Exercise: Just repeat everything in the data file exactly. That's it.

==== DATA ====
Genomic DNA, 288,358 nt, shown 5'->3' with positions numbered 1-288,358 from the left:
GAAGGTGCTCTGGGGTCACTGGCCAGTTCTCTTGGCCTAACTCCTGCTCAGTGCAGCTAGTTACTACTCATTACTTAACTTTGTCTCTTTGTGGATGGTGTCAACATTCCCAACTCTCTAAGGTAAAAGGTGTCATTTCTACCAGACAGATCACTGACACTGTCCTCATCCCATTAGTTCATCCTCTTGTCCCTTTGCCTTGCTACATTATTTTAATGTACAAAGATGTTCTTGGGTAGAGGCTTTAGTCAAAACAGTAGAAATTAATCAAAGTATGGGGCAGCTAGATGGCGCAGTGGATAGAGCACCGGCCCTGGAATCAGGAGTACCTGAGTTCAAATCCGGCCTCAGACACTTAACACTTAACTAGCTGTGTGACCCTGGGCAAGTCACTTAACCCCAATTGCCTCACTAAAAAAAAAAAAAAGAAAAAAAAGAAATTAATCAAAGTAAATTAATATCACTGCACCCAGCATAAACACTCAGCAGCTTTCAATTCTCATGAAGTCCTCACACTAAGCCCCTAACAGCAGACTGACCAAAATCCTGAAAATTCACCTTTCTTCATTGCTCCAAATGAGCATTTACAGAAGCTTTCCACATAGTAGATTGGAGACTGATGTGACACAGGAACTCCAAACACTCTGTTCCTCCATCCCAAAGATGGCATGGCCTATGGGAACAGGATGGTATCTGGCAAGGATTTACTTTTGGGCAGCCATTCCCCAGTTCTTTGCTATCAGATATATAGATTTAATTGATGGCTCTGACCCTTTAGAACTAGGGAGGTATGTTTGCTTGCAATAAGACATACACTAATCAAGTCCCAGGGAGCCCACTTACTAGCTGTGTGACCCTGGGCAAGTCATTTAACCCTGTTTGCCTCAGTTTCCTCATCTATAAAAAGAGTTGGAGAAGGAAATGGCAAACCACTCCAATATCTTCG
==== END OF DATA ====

Genomic DNA, 288,358 nt, shown 5'->3' with positions numbered 1-288,358 from the left:
GAAGGTGCTCTGGGGTCACTGGCCAGTTCTCTTGGCCTAACTCCTGCTCAGTGCAGCTAGTTACTACTCATTACTTAACTTTGTCTCTTTGTGGATGGTGTCAACATTCCCAACTCTCTAAGGTAAAAGGTGTCATTTCTACCAGACAGATCACTGACACTGTCCTCATCCCATTAGTTCATCCTCTTGTCCCTTTGCCTTGCTACATTATTTTAATGTACAAAGATGTTCTTGGGTAGAGGCTTTAGTCAAAACAGTAGAAATTAATCAAAGTATGGGGCAGCTAGATGGCGCAGTGGATAGAGCACCGGCCCTGGAATCAGGAGTACCTGAGTTCAAATCCGGCCTCAGACACTTAACACTTAACTAGCTGTGTGACCCTGGGCAAGTCACTTAACCCCAATTGCCTCACTAAAAAAAAAAAAAAGAAAAAAAAGAAATTAATCAAAGTAAATTAATATCACTGCACCCAGCATAAACACTCAGCAGCTTTCAATTCTCATGAAGTCCTCACACTAAGCCCCTAACAGCAGACTGACCAAAATCCTGAAAATTCACCTTTCTTCATTGCTCCAAATGAGCATTTACAGAAGCTTTCCACATAGTAGATTGGAGACTGATGTGACACAGGAACTCCAAACACTCTGTTCCTCCATCCCAAAGATGGCATGGCCTATGGGAACAGGATGGTATCTGGCAAGGATTTACTTTTGGGCAGCCATTCCCCAGTTCTTTGCTATCAGATATATAGATTTAATTGATGGCTCTGACCCTTTAGAACTAGGGAGGTATGTTTGCTTGCAATAAGACATACACTAATCAAGTCCCAGGGAGCCCACTTACTAGCTGTGTGACCCTGGGCAAGTCATTTAACCCTGTTTGCCTCAGTTTCCTCATCTATAAAAAGAGTTGGAGAAGGAAATGGCAAACCACTCCAATATCTTCG